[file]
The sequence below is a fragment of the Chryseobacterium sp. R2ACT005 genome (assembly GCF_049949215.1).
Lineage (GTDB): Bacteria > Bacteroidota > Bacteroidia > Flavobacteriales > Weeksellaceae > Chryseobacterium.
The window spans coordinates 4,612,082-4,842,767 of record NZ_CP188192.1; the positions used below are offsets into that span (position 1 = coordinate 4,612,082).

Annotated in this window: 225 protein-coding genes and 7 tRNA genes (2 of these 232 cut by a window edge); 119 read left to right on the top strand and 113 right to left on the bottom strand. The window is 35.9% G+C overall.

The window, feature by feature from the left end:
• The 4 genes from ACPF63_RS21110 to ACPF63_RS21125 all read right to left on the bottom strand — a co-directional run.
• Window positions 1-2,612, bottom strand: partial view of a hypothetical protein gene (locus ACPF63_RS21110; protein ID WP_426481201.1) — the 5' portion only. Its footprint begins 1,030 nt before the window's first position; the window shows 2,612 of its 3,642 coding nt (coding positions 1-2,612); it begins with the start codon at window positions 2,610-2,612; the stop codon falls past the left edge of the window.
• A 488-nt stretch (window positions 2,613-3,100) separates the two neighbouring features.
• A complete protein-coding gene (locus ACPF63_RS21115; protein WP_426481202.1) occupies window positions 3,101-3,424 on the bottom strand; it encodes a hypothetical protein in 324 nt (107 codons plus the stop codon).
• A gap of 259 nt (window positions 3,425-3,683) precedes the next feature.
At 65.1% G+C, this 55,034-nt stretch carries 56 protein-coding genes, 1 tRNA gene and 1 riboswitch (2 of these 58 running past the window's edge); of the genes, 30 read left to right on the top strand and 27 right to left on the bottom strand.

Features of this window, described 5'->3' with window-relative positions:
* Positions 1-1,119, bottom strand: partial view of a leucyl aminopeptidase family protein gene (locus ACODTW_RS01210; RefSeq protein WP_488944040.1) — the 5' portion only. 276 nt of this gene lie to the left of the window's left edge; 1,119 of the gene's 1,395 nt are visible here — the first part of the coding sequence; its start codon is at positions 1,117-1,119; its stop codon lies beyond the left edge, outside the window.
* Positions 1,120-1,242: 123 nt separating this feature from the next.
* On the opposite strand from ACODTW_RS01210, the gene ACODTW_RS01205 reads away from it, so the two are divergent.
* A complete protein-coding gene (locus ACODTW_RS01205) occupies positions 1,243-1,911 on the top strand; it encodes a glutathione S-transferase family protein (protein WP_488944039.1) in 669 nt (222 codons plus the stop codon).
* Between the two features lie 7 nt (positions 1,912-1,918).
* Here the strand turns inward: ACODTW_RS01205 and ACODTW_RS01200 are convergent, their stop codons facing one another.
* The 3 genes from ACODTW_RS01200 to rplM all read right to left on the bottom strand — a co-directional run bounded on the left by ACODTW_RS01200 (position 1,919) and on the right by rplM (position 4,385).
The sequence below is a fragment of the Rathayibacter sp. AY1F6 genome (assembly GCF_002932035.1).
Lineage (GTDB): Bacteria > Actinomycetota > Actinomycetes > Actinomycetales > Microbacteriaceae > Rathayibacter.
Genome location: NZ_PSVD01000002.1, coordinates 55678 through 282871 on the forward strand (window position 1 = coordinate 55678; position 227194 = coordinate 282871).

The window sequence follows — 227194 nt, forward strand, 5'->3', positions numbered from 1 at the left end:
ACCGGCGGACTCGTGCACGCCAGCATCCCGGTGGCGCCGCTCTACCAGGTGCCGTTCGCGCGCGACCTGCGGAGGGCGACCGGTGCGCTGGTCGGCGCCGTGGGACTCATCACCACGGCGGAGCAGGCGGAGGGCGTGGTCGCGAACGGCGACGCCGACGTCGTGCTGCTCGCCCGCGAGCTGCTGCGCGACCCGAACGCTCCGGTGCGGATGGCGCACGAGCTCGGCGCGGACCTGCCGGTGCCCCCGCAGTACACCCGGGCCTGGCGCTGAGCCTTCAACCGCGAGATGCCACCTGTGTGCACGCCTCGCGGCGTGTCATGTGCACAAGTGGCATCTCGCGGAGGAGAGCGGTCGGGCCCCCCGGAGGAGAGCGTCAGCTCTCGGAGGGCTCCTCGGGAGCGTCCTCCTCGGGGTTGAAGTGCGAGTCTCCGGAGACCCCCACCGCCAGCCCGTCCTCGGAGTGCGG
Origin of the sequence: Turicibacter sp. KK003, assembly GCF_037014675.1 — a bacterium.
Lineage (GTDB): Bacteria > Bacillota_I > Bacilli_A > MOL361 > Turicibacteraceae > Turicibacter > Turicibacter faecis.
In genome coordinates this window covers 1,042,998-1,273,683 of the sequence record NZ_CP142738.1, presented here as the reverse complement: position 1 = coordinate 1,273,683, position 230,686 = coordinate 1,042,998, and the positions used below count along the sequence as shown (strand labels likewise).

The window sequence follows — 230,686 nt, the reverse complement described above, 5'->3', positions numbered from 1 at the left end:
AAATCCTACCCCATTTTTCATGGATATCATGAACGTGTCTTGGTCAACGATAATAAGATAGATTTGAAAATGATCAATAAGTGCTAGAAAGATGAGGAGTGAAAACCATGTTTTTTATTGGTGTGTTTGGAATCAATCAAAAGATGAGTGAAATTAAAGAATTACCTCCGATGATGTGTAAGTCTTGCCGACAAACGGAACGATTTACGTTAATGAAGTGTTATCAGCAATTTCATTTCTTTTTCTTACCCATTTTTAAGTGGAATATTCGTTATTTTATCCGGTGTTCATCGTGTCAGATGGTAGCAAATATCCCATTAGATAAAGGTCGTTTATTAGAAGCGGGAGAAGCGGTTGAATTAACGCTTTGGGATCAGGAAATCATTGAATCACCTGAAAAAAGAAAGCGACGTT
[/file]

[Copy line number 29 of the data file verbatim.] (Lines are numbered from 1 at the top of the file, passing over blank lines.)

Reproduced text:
AAATCCTACCCCATTTTTCATGGATATCATGAACGTGTCTTGGTCAACGATAATAAGATAGATTTGAAAATGATCAATAAGTGCTAGAAAGATGAGGAGTGAAAACCATGTTTTTTATTGGTGTGTTTGGAATCAATCAAAAGATGAGTGAAATTAAAGAATTACCTCCGATGATGTGTAAGTCTTGCCGACAAACGGAACGATTTACGTTAATGAAGTGTTATCAGCAATTTCATTTCTTTTTCTTACCCATTTTTAAGTGGAATATTCGTTATTTTATCCGGTGTTCATCGTGTCAGATGGTAGCAAATATCCCATTAGATAAAGGTCGTTTATTAGAAGCGGGAGAAGCGGTTGAATTAACGCTTTGGGATCAGGAAATCATTGAATCACCTGAAAAAAGAAAGCGACGTT